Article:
At various points in my career, I have felt more and less concerned about the economic value of my work. Over the years, I have earned between $3.35 and $75.00 an hour. I have complained heartily about being nothing but a wet nurse. I have railed against the injustice of the gaps in my career that are associated with child bearing. I have also been really grateful for times when I haven’t had to feel conflicted about staying home with a sick child.

Right now, I’m pretty happy with the mix of homemaking and ministry in my life. I’m managing to both write and make dinner almost every day. I feel like my contributions to my family, my local Meeting and the wider Quaker world are being recognized as valuable even if I’m not getting paid.

Unfortunately, this happy balance is not to last. In 2008, I will need to bring more cash into our household. Why? Because the financial aid system for our children’s school expects that once all your children are in school, both parents will be employed, for money. They can’t make me go to work, but they will adjust our assistance as if I were earning money. So I’m looking for work.

But if I were working 15-40 hours a week on a paid job, I would have to give up some of the other activities that fill my days. Our house cleaning standards, even such as they are, will probably decline. I will have to step off at least one, maybe all five of the Quaker committees I serve on. I probably won’t have time to be costume mistress for my kids’ school plays. Certainly it will affect my traveling ministry with convergent Friends. And this blog will surely suffer.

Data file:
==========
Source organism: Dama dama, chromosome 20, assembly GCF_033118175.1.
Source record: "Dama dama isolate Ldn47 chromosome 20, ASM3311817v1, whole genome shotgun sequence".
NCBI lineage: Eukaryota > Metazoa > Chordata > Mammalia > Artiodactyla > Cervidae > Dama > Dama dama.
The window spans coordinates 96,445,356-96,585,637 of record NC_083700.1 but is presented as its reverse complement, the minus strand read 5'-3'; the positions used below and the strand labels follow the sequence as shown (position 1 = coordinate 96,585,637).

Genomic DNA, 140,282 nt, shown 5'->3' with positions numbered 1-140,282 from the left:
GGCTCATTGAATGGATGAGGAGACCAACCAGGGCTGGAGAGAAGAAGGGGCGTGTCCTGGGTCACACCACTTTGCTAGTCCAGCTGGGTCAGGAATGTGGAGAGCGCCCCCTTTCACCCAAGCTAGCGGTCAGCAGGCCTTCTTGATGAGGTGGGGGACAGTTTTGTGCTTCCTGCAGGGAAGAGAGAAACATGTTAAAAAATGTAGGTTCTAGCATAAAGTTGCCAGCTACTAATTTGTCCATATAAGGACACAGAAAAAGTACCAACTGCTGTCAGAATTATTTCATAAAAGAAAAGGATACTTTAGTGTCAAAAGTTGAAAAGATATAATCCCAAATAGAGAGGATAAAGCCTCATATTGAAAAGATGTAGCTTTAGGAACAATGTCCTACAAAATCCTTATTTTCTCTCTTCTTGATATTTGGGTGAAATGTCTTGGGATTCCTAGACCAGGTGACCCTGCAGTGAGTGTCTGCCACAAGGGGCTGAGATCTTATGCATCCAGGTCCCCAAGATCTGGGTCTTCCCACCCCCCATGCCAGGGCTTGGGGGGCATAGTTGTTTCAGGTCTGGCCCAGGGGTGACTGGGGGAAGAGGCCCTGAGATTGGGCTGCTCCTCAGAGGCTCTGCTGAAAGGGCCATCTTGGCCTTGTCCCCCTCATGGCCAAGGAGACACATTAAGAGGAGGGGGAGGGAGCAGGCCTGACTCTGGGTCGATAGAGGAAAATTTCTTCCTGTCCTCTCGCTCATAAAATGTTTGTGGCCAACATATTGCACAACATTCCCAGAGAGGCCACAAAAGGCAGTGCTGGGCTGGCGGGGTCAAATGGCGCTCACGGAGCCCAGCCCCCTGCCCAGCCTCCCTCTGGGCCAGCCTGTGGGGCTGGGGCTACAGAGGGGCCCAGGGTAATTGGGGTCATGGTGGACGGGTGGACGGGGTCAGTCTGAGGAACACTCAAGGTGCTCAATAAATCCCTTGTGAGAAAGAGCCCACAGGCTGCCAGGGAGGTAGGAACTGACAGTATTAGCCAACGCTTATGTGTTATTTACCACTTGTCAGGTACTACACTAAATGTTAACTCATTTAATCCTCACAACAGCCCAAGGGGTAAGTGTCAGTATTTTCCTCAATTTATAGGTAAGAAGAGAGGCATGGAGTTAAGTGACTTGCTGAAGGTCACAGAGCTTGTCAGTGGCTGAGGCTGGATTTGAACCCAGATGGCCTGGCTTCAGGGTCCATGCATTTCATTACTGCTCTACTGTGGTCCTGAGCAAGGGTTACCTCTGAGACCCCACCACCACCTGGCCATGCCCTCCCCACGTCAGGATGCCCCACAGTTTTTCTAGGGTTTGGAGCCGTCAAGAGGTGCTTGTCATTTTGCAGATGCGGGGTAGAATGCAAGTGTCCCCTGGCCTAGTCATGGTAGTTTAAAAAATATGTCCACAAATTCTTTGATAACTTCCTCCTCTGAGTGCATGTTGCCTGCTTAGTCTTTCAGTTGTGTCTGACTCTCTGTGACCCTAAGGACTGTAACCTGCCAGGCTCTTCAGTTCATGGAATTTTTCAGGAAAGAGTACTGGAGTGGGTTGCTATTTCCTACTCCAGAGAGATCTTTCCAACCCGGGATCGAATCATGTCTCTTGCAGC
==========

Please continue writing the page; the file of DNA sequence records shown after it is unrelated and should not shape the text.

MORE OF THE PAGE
But I hope my blog won’t die. It has brought me much joy, many new Friends, and provided a discipline of writing that has served me well.

Part of my efforts to find ways to make writing pay was the addition of the Google ads to my blog. I was hoping it would cover the purchase of new reading material. Well, so far, they’re earning about $1 a month. Which is pretty close to covering my actual costs of writing this blog, since I only use free online services. It would just about keep me in pens and notebook paper for the first drafts of my posts. However, Google only sends you a check when you reach a total of $100. So in about 10 years, I’ll get paid back. Ummm, that’s not actually going to work very well. So I’m looking at other forms of writing for a living.